Explaining the Duty to Mitigate under English Law

Under English law, when there is a breach of contract, the injured party will be entitled to damages as compensation for any loss suffered. Sometimes, these damages are quantified (so-called liquidated damages) allowing the parties to know, accurately, how much the injured party will receive for the breach. However, on most occasions, and unless the parties work out a settlement, it will be left to the court to assess the quantum of damages to be paid.

However, under the common law, the injured party has a duty to reduce his or her loss – i.e. an obligation to mitigate using any reasonable means at their disposal. The principle ensures that a party seeking damages will not be able to recover for a loss that could have been “reasonably avoided”. This term is not legally defined – it’s a measure of what a reasonable person would have done in the circumstances.  In assessing reasonable steps to take in mitigation, the party seeking to claim damages does not need to take any extraordinary measures outside the normal course of business, or to incur unnecessary additional expenditure.

For example, if a buyer of apples breaches the contract with the seller, the seller has an obligation to take reasonable steps to try and sell the apples to someone else – i.e. the seller can’t wait for the fruit to rot and the sue the buyer for the whole of the sale price. If the seller has to to sell the apples for a much lower price, the duty to mitigate is discharged and the buyer will have to pay the difference in damages.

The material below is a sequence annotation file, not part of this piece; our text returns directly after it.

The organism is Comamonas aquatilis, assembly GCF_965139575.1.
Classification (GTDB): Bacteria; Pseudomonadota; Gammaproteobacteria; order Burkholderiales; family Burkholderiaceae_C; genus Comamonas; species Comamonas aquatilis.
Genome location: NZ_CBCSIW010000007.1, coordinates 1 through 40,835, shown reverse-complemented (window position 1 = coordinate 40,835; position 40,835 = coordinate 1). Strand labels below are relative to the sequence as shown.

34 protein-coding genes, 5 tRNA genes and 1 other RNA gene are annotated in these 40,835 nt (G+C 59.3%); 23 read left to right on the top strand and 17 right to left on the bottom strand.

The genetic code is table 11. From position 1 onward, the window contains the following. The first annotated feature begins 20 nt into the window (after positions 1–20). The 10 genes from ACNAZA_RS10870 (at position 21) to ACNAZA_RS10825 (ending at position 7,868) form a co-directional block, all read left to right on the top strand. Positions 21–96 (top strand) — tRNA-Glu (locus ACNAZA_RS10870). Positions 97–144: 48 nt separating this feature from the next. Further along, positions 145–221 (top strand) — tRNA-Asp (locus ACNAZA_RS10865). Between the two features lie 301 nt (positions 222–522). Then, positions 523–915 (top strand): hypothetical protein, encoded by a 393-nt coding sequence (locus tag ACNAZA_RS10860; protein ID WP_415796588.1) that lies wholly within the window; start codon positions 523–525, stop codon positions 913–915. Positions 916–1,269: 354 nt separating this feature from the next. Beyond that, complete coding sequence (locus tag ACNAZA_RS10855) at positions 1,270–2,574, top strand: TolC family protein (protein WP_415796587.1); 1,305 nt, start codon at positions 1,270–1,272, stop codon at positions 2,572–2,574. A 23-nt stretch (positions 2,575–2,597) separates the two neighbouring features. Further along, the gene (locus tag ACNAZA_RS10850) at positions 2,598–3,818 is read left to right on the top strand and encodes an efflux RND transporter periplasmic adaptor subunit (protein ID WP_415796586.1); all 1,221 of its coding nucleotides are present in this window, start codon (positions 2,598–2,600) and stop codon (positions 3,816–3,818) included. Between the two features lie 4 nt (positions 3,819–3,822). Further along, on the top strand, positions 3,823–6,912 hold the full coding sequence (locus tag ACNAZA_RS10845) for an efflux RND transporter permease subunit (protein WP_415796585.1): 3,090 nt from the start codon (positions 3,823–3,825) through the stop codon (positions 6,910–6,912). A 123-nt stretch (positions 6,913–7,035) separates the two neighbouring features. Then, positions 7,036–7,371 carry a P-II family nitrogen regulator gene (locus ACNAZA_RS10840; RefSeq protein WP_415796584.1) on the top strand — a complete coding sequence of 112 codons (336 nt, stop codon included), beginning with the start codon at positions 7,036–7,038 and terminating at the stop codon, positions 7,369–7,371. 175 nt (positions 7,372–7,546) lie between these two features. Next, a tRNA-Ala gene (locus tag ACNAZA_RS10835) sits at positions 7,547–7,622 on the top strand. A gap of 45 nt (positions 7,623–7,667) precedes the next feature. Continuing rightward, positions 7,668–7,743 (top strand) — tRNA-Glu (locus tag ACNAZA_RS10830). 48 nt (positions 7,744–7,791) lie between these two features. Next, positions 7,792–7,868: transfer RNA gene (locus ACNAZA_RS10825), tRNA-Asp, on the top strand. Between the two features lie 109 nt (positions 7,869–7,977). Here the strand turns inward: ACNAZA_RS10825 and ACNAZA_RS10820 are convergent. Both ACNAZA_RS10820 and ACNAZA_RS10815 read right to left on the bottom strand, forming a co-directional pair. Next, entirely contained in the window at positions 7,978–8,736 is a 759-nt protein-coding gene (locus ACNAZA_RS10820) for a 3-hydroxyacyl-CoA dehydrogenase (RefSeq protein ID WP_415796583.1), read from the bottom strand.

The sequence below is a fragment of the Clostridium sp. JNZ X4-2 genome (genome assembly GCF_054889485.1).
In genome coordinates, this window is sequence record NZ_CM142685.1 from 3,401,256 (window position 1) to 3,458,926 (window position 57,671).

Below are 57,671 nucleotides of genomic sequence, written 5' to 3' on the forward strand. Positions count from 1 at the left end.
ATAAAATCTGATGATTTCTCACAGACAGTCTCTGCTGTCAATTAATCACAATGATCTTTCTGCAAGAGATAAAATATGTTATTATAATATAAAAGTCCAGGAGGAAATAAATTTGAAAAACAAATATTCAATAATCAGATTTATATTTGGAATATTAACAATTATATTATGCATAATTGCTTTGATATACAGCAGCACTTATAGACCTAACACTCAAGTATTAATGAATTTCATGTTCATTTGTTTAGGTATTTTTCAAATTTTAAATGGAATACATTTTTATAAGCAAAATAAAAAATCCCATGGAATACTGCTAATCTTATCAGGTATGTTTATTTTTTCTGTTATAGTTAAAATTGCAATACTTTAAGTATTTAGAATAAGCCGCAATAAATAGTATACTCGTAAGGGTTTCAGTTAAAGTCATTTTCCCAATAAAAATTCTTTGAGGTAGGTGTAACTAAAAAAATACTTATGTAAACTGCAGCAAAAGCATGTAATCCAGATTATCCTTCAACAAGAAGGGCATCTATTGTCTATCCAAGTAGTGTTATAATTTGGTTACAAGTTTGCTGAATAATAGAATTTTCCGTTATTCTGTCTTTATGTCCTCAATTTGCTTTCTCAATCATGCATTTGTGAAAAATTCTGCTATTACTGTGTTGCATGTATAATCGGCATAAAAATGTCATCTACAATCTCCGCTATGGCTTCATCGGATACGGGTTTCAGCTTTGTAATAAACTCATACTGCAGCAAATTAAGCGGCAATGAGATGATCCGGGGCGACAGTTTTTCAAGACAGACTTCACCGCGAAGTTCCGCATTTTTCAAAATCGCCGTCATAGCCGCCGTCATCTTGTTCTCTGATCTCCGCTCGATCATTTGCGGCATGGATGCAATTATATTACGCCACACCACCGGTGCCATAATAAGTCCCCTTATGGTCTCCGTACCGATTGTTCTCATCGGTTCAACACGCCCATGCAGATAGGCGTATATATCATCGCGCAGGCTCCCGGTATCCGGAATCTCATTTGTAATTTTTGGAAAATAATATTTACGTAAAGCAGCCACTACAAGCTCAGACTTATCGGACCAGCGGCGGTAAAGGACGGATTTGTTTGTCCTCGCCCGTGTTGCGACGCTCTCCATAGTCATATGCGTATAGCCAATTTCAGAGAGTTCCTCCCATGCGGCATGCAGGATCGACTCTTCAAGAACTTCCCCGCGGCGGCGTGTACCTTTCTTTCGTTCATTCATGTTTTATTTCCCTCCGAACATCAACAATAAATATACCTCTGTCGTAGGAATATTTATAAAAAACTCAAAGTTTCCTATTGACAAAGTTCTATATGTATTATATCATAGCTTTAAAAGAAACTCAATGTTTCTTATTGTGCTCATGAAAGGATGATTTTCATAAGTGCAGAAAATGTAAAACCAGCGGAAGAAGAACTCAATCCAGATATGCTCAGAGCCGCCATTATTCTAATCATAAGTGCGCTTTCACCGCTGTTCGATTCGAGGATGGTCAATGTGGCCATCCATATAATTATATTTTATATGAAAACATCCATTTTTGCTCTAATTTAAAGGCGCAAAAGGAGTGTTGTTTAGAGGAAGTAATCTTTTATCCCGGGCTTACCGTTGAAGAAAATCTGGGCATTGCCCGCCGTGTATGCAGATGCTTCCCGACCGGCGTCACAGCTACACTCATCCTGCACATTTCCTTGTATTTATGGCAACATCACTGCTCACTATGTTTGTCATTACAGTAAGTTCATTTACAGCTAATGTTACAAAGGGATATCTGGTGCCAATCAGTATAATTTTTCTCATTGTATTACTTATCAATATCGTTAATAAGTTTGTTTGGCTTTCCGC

Although the common law generally operates to minimize damages for breach of contract by disallowing avoidable losses, a 2006 Court of Appeal case indicates that the duty to mitigate is not absolute. In Reichman v Beveridge, a commercial tenant vacated leased premises before the end of the fixed term of the lease (which also had no break clause). The landlord sought to recover the full rent for the remainder of the lease. However, the tenant argued that the landlord had a duty to mitigate by seeking to install a new tenant, limiting losses to the amount of time the premises remained vacant.

The Court of Appeal disagreed, stating that, in the circumstances of the case, it was not unreasonable for the landlord to insist on full payment of rent, as there were other options open to the tenant (such as finding a willing assignee) to reduce their exposure. This case should be read on its specific facts, but although it is yet to be tested by the courts, it is likely to apply to residential as well as commercial leases.

Although the common law generally operates to minimize damages for breach of contract by disallowing avoidable losses, the parties can also expressly enshrine the duty to mitigate in their contract. This has the added advantage of allowing the parties to define, between them, what steps each party can take to mitigate their respective losses.